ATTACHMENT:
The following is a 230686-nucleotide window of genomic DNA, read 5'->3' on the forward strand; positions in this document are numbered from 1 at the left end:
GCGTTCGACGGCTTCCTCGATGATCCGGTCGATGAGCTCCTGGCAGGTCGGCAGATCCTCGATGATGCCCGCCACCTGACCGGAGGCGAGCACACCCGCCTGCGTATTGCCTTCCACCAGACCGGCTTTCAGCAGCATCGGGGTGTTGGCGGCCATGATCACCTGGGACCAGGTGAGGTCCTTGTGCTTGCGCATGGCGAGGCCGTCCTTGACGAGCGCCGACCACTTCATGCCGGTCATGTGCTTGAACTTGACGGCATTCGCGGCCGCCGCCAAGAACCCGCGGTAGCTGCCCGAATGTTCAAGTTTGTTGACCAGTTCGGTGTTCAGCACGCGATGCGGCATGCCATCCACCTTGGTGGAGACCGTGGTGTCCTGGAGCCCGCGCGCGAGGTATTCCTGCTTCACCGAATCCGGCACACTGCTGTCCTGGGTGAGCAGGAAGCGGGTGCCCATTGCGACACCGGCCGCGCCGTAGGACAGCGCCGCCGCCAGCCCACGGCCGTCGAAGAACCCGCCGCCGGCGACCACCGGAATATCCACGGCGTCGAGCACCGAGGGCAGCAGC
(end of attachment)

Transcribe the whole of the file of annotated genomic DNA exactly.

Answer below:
The following is a 230686-nucleotide window of genomic DNA, read 5'->3' on the forward strand; positions in this document are numbered from 1 at the left end:
GCGTTCGACGGCTTCCTCGATGATCCGGTCGATGAGCTCCTGGCAGGTCGGCAGATCCTCGATGATGCCCGCCACCTGACCGGAGGCGAGCACACCCGCCTGCGTATTGCCTTCCACCAGACCGGCTTTCAGCAGCATCGGGGTGTTGGCGGCCATGATCACCTGGGACCAGGTGAGGTCCTTGTGCTTGCGCATGGCGAGGCCGTCCTTGACGAGCGCCGACCACTTCATGCCGGTCATGTGCTTGAACTTGACGGCATTCGCGGCCGCCGCCAAGAACCCGCGGTAGCTGCCCGAATGTTCAAGTTTGTTGACCAGTTCGGTGTTCAGCACGCGATGCGGCATGCCATCCACCTTGGTGGAGACCGTGGTGTCCTGGAGCCCGCGCGCGAGGTATTCCTGCTTCACCGAATCCGGCACACTGCTGTCCTGGGTGAGCAGGAAGCGGGTGCCCATTGCGACACCGGCCGCGCCGTAGGACAGCGCCGCCGCCAGCCCACGGCCGTCGAAGAACCCGCCGCCGGCGACCACCGGAATATCCACGGCGTCGAGCACCGAGGGCAGCAGC